Around December 1983, a Swan 500 CX transceiver was pressed into duty on SSB and CW using a multi-band dipole antenna 25 feet off the ground. With over 300 watts of output power, this rig packs quite a punch along with exceptional audio quality.
In February 1984, a 10-meter FM transceiver was built around a surplus Hy-Gain (Cybernet) C.B. radio chassis. Poly Paks (among other distributors) sold the Hy-Gain circuit boards for $12.95. A second board could be purchased for just one penny. Once converted to 10-meter FM, this transceiver provided scores of contacts, including many that took place through the W2IBJ repeater on the island of St. Thomas in the U.S. Virgin Islands.
Slow-Scan Television caught my interest in the late 1970s after regularly hearing SSTV signals as a Short-Wave Listener (SWL), but not being able to see the pictures being exchanged. The whole concept of sending, receiving, and recording video images using audio equipment really intrigued me.
I began doing research on the subject, and by 1980, three years prior to becoming an Amateur Radio Operator (and while still in high school), had gathered enough parts to build an SSTV video monitor. I settled on building, "An SSTV Viewing Adapter For Oscilloscopes" published by Bill Briles, W7ABW, and Robert Gervenack, W7FEN in the June 1970 issue of "QST" magazine. The adpater also appeared in several editions of the ARRL Radio Amateur's Handbook in the early 1970s. The adapter was interfaced to a late 1950's vintage Model OM-2 Oscilloscope (that had been upgraded to a Model O-11), that served as a display device. The scope's 5BP1 CRT was replaced with a 5UP7, that had the long persistence phosphor needed for SSTV reception.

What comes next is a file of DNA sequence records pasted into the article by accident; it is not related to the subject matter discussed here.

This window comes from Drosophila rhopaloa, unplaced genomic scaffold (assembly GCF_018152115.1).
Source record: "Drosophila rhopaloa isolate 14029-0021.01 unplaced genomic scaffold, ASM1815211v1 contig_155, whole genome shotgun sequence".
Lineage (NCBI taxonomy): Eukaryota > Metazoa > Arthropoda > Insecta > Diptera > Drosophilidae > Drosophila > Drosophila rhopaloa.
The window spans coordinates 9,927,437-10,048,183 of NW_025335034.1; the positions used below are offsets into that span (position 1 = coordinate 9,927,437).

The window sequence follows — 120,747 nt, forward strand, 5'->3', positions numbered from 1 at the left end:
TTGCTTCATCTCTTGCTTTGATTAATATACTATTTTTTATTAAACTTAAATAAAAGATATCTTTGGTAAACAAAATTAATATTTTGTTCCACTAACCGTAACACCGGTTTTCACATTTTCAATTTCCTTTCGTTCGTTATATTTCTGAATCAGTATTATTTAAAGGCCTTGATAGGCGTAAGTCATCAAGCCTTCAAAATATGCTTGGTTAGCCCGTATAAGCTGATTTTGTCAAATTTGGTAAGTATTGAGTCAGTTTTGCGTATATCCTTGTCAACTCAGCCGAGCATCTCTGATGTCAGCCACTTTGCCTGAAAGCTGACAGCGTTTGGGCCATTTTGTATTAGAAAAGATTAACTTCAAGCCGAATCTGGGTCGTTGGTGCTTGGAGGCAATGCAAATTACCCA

During my time as an SSTV "SWL", I used my Hammarlund receiver and homebuilt equipment to receive hundreds of slow-scan television images from around the globe for several years. I am privileged to have been among those in the "front row seat" during the Voyager 2 flyby of the planet Saturn in August 1981, the images of which were relayed to SSTVers by W6VIO operating from the Jet Propulsion Lab in Pasadena, California shortly after their arrival on Earth.
Not long after completing the SSTV oscilloscope adapter, I started gathering parts to build a higher-quality, stand-alone Robot 70A SSTV monitor. However, the advancement of color SSTV and video scan converter technology in the early 1980s caused SSTV standards to change dramatically over a short period of time, effectively making my homebuilt P7-based SSTV gear obsolete. It wouldn't be until about a decade later when PC-based SSTV communications techniques became available that permitted slow-scan television reception without the need for an expensive video scan converter.